When I think of untranslatable words, I think of the concept captured by sixth century BC Chinese philosopher Lao-Tzu:
“Shape clay into vessel;
It is the shape within that makes it useful.
Cut doors and windows for a room;
It is the holes that make it useful.
Therefore benefit comes from what is there;
Usefulness from what is not there.”
The sublime of the untranslatable is to finally hear the word given to what we have experienced but never named in our own tongue. What are our efforts then, when we re-create an Old Country dish or avant- garde the latest fusion, but to try and taste the words and taste longing? If the tongue craves foreign words to give voice to experience, won’t it crave food to the same effect?
Weighty themes, yes, but any immigrant can attest to the melancholy that happens when the dish never tastes quite the same as it does in the motherland. Adaptation is the hallmark of our patterns of displacement and coming home. We are making something from what is no longer there. Simultaneously, there is also a whimsy and delight in hearing an untranslatable word for the first time carrying with it, across cultures and oceans, a universal truth of human perception and experience.
Most any San Franciscan knows well the joy of drinking a beer in the sun and after a long bout of fog or wind, and so does most any resident of Oslo, Norway, though they are longitudes apart. And yet for some reason, English, that magpie of a language, didn’t borrow Norway’s word for one of our greatest American pastimes: utepils —the joy of drinking a beer outside in the sunshine. It’s pronounced OO-teh-peels and it is as fun to say as it is to do.
And while Lao-Tzu didn’t speak a lick of Norwegian, utepils is an allegory to his words, both literally and figuratively. The land is the vessel that holds the fog. The bottle is the vessel that holds the beer. Uncap and make a hole to drink from. The sun burns a hole in the fog. The beer is beneficial and useful. We drink the sun. OK, I might be stretching it a bit—blame the poet in me. But the more poetic and less drunken parallel is that this simple act of drinking a beer in the sunshine is ephemeral; it wouldn’t be easily unearthed in documents thousands of years from now, but it is a timeless sensation—an understated joy. If we describe the first day of gardening in the spring and the satisfaction of drinking a cold beer in the warm afternoon, streaked with sweat and dirt, our listener implicitly understands that sweet balm to the grind of a cold, dark winter (or summer, if you’re in San Francisco).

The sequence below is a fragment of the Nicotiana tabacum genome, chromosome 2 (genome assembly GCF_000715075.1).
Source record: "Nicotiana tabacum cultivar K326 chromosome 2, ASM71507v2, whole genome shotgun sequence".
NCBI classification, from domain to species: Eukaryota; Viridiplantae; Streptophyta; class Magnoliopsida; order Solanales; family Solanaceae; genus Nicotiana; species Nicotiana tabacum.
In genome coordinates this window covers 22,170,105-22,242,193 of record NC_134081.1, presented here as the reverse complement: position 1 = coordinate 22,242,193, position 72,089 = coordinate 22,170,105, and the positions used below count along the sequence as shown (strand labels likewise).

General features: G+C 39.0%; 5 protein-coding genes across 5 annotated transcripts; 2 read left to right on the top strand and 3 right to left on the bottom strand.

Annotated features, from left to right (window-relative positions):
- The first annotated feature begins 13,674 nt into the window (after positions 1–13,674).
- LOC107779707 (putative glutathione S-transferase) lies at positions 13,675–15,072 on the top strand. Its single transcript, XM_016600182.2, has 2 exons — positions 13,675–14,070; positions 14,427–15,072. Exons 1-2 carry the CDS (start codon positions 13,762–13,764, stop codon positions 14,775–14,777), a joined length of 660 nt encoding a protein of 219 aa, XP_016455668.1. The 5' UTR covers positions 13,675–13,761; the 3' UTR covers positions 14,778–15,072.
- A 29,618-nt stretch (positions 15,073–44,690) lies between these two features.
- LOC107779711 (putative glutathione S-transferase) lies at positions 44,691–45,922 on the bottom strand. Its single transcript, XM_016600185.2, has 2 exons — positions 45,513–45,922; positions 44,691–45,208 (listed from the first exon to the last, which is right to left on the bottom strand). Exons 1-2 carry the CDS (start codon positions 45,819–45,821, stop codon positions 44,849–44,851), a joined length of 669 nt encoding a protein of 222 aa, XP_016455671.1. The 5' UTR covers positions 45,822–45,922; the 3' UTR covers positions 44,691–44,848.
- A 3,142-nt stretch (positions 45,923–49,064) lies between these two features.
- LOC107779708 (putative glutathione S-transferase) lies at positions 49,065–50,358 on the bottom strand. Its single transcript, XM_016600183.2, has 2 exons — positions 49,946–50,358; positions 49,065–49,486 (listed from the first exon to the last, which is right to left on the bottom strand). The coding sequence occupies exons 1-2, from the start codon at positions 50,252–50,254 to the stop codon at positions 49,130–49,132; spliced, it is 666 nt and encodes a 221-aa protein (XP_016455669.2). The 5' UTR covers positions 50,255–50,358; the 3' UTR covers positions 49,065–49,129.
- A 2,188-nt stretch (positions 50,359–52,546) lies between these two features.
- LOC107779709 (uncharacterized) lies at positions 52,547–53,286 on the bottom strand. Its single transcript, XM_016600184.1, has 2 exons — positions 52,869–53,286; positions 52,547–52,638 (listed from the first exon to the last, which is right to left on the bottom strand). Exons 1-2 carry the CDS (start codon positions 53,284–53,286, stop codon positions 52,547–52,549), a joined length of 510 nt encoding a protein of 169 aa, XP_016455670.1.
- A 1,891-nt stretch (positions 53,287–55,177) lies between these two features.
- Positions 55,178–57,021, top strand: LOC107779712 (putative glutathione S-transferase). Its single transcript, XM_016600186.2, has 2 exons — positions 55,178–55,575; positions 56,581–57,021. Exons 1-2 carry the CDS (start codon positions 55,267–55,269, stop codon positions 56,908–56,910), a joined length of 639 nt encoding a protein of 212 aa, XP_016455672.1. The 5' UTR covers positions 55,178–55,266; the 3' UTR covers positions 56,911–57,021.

I call the Norwegian Consulate of San Francisco and have a lovely conversation with Liecel Tverli, consular officer, to get a better understanding of what the word means in a cultural sense. “That’s a very commonly used word, and we usually mean it when the weather warms up and we gather with friends and roast hot dogs on the fire,” she says. I begin to notice how many of the untranslatable words I come across have to do with gathering and community, which is an inherent part of our common experience. And yet I am aware that I ate in my car on the way to work twice this week and I’ve sent more texts to friends than made plans to gather and slowly drink in both sunshine and beer. Perhaps we stamp culture onto a word to seal its value. In my visits to Nordic countries, I have always been touched by what I’ve perceived as a common ability to acknowledge darkness and light in the human experience with a deadpan practicality and honesty.
On that note, Tverli offers another Norwegian word that expresses a sentiment around a great summertime pastime: Bålkos. Bålkos is made of two words—the first one, bål, means fire, and the second, kos, translates to something like cozy enjoyment or cuddling. Kristian Singh-Nergård, a Norwegian who resides in Brooklyn, NY, says bålkos can happen any time of year, but it’s most often associated with summer and it’s the feeling one has when gathered around a campfire, cooking food and drinking with friends and family. In English we will invite friends to a barbecue or have a campfire, but there aren’t any words to describe the feeling one has in doing that, although it is such a universal sentiment to sense the languid waning of the sun as the embers glow and someone plucks at a guitar. We mark time and place with invisible names and tastes. If we are displaced, even happily so, we find reassurance in re-creating space and feeling through food and gathering.
Lao-Tzu, as the father of Taoism, was most likely illustrating the importance of not becoming attached to the concrete or to material possessions, but his words align perfectly with the bittersweet sensation of the seasonal ways we erect our traditions to keep our simple truths alive. Drink beer in the sunshine and cozy up to the campfire, be it at Outside Lands or on a distant mountain.
Here is a fun Norwegian recipe for orange chocolate cake on the campfire towards the end of the evening.